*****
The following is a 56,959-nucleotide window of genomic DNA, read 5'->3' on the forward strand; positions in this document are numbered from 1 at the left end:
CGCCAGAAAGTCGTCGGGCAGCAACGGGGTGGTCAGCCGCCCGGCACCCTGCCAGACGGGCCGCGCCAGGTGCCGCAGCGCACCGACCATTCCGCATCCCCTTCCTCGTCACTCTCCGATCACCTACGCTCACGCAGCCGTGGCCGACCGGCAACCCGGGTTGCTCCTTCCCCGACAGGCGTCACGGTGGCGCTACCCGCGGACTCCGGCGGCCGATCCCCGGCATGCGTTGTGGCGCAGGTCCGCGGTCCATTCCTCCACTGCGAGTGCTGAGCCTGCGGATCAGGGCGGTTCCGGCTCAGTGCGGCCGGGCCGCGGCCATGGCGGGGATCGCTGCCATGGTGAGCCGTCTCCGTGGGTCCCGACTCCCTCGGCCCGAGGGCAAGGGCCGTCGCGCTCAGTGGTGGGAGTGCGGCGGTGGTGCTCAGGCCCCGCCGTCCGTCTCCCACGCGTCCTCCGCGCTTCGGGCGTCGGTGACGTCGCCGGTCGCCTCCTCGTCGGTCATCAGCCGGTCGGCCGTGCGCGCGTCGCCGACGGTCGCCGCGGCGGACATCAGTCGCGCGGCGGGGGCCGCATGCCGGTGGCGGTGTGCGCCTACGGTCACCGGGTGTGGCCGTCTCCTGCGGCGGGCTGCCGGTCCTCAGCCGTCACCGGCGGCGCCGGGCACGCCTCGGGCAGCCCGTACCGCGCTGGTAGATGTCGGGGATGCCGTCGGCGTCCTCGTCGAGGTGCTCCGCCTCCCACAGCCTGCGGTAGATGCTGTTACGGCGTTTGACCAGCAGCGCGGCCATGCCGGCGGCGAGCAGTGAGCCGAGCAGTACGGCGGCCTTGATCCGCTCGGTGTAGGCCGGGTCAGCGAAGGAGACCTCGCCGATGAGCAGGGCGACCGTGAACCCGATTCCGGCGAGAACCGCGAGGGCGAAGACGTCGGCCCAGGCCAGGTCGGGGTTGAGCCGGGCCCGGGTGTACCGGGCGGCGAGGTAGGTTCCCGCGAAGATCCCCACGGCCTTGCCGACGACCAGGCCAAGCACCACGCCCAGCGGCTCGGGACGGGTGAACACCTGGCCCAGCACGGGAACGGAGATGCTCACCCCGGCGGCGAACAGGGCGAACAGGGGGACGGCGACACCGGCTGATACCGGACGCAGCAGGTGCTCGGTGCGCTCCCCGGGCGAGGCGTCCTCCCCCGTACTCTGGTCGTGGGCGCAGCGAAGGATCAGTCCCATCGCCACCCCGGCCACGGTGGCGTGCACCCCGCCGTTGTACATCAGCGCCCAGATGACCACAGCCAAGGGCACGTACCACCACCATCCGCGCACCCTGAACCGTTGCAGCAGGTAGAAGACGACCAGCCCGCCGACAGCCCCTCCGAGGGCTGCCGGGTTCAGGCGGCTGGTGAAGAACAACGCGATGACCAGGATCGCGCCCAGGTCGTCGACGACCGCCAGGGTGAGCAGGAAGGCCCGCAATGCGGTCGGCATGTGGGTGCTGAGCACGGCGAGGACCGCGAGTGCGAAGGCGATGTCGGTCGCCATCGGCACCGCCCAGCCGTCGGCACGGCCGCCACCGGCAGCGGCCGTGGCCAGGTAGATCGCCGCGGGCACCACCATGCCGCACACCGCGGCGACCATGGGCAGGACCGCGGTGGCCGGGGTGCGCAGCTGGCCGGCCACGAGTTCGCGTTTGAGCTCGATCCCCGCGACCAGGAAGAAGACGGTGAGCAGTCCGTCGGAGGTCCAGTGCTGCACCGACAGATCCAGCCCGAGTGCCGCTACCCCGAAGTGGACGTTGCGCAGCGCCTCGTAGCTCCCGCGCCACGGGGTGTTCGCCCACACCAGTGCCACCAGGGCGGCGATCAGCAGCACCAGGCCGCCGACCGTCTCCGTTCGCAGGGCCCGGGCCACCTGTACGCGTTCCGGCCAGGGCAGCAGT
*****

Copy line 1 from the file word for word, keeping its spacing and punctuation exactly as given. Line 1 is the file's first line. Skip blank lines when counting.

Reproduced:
The following is a 56,959-nucleotide window of genomic DNA, read 5'->3' on the forward strand; positions in this document are numbered from 1 at the left end: